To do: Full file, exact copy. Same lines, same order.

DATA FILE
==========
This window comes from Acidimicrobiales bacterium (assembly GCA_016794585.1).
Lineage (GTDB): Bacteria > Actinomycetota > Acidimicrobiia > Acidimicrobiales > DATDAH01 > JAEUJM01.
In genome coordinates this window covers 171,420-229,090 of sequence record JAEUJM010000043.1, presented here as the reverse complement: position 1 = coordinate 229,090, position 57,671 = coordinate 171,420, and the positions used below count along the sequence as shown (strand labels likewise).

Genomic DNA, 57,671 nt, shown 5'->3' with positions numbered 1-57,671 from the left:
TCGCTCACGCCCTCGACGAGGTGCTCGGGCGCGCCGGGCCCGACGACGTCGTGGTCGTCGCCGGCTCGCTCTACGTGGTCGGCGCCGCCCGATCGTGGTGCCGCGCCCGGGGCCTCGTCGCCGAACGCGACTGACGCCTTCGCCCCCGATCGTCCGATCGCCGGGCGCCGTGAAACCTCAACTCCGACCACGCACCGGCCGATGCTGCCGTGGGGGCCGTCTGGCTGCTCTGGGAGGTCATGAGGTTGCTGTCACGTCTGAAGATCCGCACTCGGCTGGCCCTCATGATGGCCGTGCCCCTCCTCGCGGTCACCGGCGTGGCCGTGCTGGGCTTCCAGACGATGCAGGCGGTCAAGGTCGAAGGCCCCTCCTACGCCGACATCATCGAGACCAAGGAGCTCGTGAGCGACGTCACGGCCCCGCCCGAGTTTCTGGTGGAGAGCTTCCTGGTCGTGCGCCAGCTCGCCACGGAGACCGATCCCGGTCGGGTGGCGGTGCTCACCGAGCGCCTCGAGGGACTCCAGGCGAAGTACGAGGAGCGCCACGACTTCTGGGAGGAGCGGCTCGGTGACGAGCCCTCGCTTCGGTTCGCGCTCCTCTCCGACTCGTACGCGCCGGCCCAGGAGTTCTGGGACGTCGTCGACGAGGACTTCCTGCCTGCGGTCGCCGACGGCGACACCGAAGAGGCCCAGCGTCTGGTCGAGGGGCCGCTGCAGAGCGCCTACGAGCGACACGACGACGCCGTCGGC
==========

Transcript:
This window comes from Acidimicrobiales bacterium (assembly GCA_016794585.1).
Lineage (GTDB): Bacteria > Actinomycetota > Acidimicrobiia > Acidimicrobiales > DATDAH01 > JAEUJM01.
In genome coordinates this window covers 171,420-229,090 of sequence record JAEUJM010000043.1, presented here as the reverse complement: position 1 = coordinate 229,090, position 57,671 = coordinate 171,420, and the positions used below count along the sequence as shown (strand labels likewise).

Genomic DNA, 57,671 nt, shown 5'->3' with positions numbered 1-57,671 from the left:
TCGCTCACGCCCTCGACGAGGTGCTCGGGCGCGCCGGGCCCGACGACGTCGTGGTCGTCGCCGGCTCGCTCTACGTGGTCGGCGCCGCCCGATCGTGGTGCCGCGCCCGGGGCCTCGTCGCCGAACGCGACTGACGCCTTCGCCCCCGATCGTCCGATCGCCGGGCGCCGTGAAACCTCAACTCCGACCACGCACCGGCCGATGCTGCCGTGGGGGCCGTCTGGCTGCTCTGGGAGGTCATGAGGTTGCTGTCACGTCTGAAGATCCGCACTCGGCTGGCCCTCATGATGGCCGTGCCCCTCCTCGCGGTCACCGGCGTGGCCGTGCTGGGCTTCCAGACGATGCAGGCGGTCAAGGTCGAAGGCCCCTCCTACGCCGACATCATCGAGACCAAGGAGCTCGTGAGCGACGTCACGGCCCCGCCCGAGTTTCTGGTGGAGAGCTTCCTGGTCGTGCGCCAGCTCGCCACGGAGACCGATCCCGGTCGGGTGGCGGTGCTCACCGAGCGCCTCGAGGGACTCCAGGCGAAGTACGAGGAGCGCCACGACTTCTGGGAGGAGCGGCTCGGTGACGAGCCCTCGCTTCGGTTCGCGCTCCTCTCCGACTCGTACGCGCCGGCCCAGGAGTTCTGGGACGTCGTCGACGAGGACTTCCTGCCTGCGGTCGCCGACGGCGACACCGAAGAGGCCCAGCGTCTGGTCGAGGGGCCGCTGCAGAGCGCCTACGAGCGACACGACGACGCCGTCGGC